This is a preliminary project exploring the potential for Machine Learning in Chemical Engineering research. It is a collaboration with Alexander Stroh and Pascal Friederich with assistance from Matthias Schniewind (PhD student of Pascal Friederich).
In our preliminary work, we have shown that it is possible to create a dataset of detailed computation fluid dynamic simulations (CFD) for fluid flow through a two-dimensional channel with a range of different, largely random, pertubations to the wall structure. Using a portion of these results it is possible to train a Machine Learning (ML) model, which is then able to predict with a high degree of accuracy, the validation results (based only on the input wall structure and with no knowledge of fluid dynamics).
We aim to extend this concept to design of more complex, real-world engineering devices, which we can build and test in the laboratory. Our long-term plan is to design complex three-dimensional structures for challenging chemical engineering unit operations (such as contacting of multiple phases for intensified reactions in microfludic channels), structures which are so complex they cannot be manufactured using conventional methods and need to be printed using a metal 3D printer.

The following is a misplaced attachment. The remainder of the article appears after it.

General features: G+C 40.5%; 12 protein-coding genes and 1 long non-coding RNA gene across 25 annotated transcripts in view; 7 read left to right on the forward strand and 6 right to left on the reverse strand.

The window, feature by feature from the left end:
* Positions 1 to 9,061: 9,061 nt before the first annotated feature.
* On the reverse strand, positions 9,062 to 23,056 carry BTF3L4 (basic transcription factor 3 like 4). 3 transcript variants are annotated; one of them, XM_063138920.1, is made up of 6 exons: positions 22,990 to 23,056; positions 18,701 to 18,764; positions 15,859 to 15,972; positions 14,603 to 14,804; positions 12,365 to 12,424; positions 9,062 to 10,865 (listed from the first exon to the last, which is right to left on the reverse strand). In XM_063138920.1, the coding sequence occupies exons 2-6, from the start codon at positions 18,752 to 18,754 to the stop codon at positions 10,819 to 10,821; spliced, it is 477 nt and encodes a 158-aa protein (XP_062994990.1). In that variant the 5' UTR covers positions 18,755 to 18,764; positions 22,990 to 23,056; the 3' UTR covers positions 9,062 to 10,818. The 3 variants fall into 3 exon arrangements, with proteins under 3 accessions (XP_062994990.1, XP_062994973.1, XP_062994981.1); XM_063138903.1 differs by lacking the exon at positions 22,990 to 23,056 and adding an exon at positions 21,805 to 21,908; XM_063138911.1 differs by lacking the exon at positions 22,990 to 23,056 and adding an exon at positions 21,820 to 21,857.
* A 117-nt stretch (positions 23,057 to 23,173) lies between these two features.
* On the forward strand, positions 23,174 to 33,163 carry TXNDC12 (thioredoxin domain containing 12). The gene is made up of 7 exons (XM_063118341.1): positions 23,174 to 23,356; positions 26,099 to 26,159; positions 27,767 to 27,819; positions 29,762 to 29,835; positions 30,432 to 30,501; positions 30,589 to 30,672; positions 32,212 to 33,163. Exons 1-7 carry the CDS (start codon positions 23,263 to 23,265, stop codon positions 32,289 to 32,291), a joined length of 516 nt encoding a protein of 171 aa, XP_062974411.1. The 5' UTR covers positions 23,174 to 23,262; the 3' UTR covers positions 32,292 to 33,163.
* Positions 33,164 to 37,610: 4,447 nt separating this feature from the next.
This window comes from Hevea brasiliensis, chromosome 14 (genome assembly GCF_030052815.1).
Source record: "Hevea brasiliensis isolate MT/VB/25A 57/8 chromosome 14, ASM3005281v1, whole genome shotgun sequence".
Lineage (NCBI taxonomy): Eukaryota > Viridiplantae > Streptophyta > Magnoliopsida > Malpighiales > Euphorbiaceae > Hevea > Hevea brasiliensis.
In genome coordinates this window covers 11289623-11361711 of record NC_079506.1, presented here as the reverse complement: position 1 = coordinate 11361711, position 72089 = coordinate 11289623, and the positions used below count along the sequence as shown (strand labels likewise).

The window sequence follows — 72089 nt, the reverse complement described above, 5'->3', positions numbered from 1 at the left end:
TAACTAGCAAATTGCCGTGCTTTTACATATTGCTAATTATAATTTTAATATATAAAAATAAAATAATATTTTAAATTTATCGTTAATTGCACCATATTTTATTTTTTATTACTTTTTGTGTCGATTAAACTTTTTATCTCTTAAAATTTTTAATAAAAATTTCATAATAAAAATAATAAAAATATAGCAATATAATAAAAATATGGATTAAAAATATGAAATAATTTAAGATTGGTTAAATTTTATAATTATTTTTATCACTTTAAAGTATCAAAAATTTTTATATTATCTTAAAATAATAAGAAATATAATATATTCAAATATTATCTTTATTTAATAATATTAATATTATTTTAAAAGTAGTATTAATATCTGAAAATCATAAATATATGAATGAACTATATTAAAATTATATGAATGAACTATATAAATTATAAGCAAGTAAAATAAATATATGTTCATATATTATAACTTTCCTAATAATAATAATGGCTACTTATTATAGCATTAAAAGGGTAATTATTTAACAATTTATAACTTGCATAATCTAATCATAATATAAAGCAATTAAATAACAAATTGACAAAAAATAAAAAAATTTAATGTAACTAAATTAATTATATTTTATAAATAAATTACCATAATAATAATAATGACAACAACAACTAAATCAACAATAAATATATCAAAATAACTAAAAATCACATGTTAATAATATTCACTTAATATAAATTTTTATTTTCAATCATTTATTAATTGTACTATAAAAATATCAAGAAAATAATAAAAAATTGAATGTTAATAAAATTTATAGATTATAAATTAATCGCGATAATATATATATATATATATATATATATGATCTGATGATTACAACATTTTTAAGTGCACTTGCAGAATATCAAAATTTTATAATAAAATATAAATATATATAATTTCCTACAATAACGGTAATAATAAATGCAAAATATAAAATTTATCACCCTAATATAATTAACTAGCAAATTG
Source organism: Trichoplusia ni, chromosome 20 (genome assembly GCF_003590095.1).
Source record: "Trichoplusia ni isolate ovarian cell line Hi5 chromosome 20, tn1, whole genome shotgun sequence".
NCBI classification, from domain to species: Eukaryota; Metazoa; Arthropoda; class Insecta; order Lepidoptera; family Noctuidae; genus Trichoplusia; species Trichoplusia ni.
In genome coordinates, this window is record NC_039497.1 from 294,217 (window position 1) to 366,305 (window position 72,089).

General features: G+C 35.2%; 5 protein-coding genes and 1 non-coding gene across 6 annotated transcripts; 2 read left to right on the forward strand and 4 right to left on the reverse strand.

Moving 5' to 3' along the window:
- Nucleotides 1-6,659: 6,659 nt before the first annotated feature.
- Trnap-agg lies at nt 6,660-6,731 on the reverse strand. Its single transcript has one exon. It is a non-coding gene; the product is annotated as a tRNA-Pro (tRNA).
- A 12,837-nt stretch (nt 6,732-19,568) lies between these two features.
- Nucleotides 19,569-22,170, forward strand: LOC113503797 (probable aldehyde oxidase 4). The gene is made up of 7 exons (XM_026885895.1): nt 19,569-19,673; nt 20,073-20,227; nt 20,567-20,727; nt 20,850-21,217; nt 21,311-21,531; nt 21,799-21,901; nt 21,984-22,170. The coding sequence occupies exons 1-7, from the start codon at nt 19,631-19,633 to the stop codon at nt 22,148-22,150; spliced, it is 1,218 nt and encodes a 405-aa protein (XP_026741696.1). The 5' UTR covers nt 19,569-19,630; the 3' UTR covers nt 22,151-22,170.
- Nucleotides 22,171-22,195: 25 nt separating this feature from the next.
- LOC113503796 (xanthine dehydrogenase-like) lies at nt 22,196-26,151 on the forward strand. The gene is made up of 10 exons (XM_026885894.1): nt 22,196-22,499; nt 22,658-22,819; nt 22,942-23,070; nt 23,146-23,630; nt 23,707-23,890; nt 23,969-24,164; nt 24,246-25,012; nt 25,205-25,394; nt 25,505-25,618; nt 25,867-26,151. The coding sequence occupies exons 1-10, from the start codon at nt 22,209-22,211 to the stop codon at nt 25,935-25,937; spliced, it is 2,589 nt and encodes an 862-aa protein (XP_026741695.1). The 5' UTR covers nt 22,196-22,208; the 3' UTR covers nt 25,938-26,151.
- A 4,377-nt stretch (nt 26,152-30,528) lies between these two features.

The excellent metal 3D printing design and manufacturing facilities in the IMVT will be utilised, including a Selective Laser Melting (SLM) printer and a binder jetting printer. In addition, advanced design and analysis software from Siemens is available.
Our preliminary results are available as a preprint on arXiv. https://arxiv.org/abs/2101.08130
The video below describes our work.
This project is the first collaboration between Alexander Stroh (ISTM), Pascal Friederich (IAI) and Bradley Ladewig (IMVT). We were assisted by Matthias Schniewind, PhD student of Pascal Friederich. Below we talk about how enjoyable this interdisciplinary collaboration was.